T1

jonnyjon

Member
I was just asking dad about fungicide regeimes 15-20 years ago. He said he did 3 sprays but it costs very little and worked. He said yields havnt really gone up. Why is research time being spent by the likes of Yen on ridiculous 6 spray programs and these extreme questionable incredibly marginal gains? I can’t help but think this whole route is a dead end and we need to re-think how we manage these crops.
Chemical industry funded, that's why
 

Brisel

Member
Location
Dorset
Why has this happend?
  1. We let it happen
  2. Farmers will not work together to gain enough market power to capture the value others make out of us in the supply chain both upstream and downstream of the farm gate
  3. Agribusiness has successfully done just that
  4. Food prices continue to fall in real terms anyway
  5. HGCA/AHDB varietal lists represent the most chemically addicted due to the RL trials protocols. We're p*ssing in a small gene pool these days
  6. The ability to operate near monocultures with the help of a can or bag is coming home to roost
 

ajd132

Member
Location
Suffolk
  1. We let it happen
  2. Farmers will not work together to gain enough market power to capture the value others make out of us in the supply chain both upstream and downstream of the farm gate
  3. Agribusiness has successfully done just that
  4. Food prices continue to fall in real terms anyway
  5. HGCA/AHDB varietal lists represent the most chemically addicted due to the RL trials protocols. We're p*ssing in a small gene pool these days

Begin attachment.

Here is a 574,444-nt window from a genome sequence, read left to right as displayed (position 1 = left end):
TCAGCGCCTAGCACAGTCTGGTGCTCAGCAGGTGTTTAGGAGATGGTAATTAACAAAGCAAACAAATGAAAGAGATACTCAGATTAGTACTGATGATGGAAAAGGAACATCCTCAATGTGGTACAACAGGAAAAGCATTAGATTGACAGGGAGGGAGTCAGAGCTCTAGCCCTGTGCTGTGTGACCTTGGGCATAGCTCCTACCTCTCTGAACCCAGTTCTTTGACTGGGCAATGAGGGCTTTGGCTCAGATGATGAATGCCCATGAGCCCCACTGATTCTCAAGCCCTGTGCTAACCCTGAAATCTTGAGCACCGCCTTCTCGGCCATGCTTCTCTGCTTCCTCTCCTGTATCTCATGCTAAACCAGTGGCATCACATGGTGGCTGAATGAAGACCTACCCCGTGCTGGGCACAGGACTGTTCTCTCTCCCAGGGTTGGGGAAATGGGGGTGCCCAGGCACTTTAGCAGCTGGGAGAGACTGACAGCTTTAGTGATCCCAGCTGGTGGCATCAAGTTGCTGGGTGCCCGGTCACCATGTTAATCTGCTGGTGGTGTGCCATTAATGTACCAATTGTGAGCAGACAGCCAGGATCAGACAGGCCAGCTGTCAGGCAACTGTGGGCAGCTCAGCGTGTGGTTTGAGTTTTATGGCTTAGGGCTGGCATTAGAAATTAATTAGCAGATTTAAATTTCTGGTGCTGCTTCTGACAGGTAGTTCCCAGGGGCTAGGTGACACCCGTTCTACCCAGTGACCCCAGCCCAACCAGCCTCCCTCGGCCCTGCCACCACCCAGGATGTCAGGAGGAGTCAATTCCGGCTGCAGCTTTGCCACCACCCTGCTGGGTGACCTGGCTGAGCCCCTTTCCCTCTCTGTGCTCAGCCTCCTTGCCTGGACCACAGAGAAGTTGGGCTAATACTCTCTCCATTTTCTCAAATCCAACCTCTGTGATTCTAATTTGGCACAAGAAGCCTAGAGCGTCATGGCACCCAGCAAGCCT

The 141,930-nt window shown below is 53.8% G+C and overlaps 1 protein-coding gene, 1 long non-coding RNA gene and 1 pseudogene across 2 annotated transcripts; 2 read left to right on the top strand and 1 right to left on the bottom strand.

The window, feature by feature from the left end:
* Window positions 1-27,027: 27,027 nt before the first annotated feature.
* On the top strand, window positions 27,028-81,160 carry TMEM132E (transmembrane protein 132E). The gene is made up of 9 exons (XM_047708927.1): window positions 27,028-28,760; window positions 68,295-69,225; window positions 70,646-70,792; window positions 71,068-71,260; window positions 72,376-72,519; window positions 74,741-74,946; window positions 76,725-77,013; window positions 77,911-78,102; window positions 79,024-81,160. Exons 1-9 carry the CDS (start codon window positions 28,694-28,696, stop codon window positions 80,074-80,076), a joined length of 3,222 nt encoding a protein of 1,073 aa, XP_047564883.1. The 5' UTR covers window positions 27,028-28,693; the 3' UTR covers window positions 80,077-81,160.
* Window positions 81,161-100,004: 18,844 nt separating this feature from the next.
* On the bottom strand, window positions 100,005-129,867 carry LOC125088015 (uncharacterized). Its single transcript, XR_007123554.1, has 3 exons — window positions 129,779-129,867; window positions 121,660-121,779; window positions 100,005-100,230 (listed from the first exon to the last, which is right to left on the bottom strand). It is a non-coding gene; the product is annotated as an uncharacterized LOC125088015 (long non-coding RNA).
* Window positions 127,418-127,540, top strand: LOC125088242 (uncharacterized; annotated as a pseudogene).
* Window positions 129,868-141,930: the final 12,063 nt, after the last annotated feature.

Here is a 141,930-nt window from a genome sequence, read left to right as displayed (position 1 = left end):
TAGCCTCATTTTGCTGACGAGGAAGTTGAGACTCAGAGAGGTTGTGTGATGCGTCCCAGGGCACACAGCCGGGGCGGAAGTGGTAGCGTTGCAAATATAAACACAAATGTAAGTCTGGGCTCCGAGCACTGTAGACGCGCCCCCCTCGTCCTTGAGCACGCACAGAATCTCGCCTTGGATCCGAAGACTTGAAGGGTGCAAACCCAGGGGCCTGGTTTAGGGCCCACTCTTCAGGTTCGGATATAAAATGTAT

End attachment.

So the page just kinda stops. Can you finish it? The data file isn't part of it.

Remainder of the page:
6. The ability to operate near monocultures with the help of a can or bag is coming home to roost
You are correct on all points. I’ve been contemplating all of this more and more recently, over the last few years and especially the last 6 months my whole mindset has rapidly changed (although I’m lucky as I’m too young to remember the good old days!)
 

T Hectares

Member
Location
Berkshire
Why has this happend?
I think a lot of this has happened hand in hand with the rise of FBT's and CFA's, the hamster wheel was increased in size mainly by Land agents and advisors who pushed for bigger rents and returns to clients, and ultimately themselves, Chem companies gladly fed this appetite and good old sustainable practices were forgotten to feed this desire, machinery got more and more expensive, black grass and csfb etc exploded on the back on these practices and now we are where we are.

The thing is, research has always been around on lower input farming, I remember TAG or ARC as it was doing lots of this when Wheat was £60/t in the early 2000's, it just didn't fit the high pressure/low return lots of US had gotten into

Just my very humble opinion :)
 
Last edited:

Jo28

Member
Location
East Yorks
How do you justify growing a variety that is so needy?
Simply because it's been our best yielding and highest margin wheat in each of the last 2 years. Also all varieties have flaws and I tend to find yellow rust relatively easy to control. It's not our only variety, we also have viscount and gleam to spread risk. But as I can spray all our wheat within 2 days I find reflection to be a risk worth taking.
 

Brisel

Member
Location
Dorset
Think you'll find it's a 7 in the new lists. And it is clean as a whistle. Plus we've been growing it since the start and is very consistent.